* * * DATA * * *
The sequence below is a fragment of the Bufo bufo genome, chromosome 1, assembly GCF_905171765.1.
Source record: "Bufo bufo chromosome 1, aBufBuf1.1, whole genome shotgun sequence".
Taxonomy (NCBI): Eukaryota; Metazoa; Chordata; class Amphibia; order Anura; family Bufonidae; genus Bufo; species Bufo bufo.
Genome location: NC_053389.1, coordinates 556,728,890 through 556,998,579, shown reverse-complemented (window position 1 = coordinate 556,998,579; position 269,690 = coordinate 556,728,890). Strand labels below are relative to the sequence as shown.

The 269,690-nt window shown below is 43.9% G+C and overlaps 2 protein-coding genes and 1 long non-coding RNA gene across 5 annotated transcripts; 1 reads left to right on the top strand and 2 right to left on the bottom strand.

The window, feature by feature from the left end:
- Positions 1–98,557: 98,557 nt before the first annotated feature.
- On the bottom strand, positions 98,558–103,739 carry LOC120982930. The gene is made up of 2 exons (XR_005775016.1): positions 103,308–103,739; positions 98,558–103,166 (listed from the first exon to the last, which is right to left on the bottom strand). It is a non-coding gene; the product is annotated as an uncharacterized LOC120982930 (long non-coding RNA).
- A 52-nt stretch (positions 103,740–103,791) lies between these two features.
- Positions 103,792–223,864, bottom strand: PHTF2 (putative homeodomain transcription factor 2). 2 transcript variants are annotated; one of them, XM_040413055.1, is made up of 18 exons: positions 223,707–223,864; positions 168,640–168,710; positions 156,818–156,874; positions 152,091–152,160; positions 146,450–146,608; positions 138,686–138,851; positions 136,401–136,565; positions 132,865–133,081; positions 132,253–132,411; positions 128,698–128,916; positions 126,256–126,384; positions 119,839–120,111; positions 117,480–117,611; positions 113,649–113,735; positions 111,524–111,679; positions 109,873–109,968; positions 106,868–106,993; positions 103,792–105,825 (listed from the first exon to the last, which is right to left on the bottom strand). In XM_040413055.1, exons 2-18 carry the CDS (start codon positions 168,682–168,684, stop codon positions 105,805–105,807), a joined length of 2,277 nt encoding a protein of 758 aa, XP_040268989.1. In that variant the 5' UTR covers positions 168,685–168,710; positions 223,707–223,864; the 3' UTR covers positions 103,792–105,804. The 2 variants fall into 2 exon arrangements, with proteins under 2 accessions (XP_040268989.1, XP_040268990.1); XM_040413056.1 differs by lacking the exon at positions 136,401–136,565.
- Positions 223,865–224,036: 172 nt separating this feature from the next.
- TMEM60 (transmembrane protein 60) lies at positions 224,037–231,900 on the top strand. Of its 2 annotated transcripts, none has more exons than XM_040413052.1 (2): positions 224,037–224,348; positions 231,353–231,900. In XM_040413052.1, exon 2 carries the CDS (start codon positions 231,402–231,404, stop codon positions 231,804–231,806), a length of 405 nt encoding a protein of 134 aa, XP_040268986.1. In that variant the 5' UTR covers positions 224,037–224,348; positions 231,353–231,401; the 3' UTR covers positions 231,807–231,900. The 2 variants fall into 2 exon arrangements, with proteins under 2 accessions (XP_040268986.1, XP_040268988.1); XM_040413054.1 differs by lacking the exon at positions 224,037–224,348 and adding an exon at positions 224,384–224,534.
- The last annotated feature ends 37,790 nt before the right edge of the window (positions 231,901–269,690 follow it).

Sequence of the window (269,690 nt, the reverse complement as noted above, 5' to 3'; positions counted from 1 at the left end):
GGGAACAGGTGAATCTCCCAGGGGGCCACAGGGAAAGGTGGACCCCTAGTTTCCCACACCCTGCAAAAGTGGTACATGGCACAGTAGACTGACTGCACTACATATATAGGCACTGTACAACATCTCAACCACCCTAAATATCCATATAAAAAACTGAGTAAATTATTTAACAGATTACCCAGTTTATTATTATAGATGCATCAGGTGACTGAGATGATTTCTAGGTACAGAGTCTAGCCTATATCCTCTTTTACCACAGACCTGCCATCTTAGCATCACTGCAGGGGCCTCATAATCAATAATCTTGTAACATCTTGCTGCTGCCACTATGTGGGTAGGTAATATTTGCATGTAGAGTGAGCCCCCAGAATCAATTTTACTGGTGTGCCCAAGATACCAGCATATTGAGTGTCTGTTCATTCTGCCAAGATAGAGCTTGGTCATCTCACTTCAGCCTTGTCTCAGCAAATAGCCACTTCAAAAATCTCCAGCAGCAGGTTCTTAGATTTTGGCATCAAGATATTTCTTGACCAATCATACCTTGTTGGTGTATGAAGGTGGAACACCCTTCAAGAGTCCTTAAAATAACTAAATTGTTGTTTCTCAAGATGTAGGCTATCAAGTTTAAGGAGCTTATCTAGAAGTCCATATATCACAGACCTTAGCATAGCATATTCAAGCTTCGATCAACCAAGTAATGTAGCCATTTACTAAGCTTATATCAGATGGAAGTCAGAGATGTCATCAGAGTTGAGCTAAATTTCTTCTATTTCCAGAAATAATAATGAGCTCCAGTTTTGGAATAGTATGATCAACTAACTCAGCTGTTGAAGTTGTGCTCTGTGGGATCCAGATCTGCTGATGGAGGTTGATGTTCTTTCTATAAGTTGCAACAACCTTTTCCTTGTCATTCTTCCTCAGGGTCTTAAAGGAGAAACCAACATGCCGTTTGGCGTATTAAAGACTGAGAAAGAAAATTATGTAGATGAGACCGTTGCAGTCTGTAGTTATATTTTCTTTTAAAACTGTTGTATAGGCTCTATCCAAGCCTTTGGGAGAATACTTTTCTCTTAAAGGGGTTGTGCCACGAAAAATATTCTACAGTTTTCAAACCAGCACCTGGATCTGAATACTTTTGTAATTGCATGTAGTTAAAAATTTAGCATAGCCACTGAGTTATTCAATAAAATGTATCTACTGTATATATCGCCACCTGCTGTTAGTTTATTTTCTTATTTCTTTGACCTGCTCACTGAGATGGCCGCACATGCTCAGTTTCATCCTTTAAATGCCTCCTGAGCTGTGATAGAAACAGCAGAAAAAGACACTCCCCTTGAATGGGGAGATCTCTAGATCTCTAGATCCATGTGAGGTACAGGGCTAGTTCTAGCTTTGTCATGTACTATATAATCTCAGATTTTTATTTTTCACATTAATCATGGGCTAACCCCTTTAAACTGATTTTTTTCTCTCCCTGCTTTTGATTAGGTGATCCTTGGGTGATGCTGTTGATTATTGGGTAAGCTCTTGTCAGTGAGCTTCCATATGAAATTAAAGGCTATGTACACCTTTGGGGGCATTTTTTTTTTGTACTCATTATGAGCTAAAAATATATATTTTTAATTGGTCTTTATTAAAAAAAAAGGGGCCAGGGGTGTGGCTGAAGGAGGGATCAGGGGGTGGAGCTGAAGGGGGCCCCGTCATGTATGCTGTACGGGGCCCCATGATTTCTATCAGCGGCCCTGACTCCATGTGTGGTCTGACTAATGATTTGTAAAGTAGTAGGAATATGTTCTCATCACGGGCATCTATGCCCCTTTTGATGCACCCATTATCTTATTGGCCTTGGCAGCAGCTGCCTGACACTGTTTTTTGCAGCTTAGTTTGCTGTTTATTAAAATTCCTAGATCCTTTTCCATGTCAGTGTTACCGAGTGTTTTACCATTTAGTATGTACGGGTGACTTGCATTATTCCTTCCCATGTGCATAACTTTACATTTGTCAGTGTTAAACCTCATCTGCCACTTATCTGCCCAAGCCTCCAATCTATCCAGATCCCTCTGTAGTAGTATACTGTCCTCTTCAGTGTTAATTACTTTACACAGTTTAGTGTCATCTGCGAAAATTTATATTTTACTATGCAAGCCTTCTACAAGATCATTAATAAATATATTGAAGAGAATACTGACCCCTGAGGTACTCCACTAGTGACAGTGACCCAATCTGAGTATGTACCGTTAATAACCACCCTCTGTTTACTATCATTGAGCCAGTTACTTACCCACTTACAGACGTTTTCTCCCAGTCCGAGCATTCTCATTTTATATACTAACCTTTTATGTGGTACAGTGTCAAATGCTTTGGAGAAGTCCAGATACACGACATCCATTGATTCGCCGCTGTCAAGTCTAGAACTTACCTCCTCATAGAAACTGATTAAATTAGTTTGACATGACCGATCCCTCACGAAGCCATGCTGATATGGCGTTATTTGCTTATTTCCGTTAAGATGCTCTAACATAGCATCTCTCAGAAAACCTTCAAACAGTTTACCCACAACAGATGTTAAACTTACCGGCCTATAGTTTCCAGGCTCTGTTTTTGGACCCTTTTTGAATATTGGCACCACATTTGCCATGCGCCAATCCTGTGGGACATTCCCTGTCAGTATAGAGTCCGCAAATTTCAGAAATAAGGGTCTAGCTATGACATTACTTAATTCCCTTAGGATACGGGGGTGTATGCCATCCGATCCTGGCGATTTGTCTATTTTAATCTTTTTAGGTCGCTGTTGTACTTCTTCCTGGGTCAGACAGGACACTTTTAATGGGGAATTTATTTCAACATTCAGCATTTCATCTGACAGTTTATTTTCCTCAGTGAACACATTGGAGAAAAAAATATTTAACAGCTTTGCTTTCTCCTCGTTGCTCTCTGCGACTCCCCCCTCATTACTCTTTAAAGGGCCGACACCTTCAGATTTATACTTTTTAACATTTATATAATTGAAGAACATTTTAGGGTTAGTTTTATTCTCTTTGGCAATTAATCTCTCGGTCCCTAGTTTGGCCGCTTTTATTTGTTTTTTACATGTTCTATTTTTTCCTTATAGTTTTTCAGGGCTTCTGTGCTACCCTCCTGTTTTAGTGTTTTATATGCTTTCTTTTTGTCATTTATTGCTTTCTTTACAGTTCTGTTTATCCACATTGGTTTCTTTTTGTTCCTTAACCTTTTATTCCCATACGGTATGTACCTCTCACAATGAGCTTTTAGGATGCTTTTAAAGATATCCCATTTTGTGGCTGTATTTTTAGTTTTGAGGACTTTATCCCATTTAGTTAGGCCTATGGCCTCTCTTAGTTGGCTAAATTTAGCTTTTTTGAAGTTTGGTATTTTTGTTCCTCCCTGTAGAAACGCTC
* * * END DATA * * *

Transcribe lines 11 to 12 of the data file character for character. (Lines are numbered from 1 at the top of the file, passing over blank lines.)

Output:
- Positions 223,865–224,036: 172 nt separating this feature from the next.
- TMEM60 (transmembrane protein 60) lies at positions 224,037–231,900 on the top strand. Of its 2 annotated transcripts, none has more exons than XM_040413052.1 (2): positions 224,037–224,348; positions 231,353–231,900. In XM_040413052.1, exon 2 carries the CDS (start codon positions 231,402–231,404, stop codon positions 231,804–231,806), a length of 405 nt encoding a protein of 134 aa, XP_040268986.1. In that variant the 5' UTR covers positions 224,037–224,348; positions 231,353–231,401; the 3' UTR covers positions 231,807–231,900. The 2 variants fall into 2 exon arrangements, with proteins under 2 accessions (XP_040268986.1, XP_040268988.1); XM_040413054.1 differs by lacking the exon at positions 224,037–224,348 and adding an exon at positions 224,384–224,534.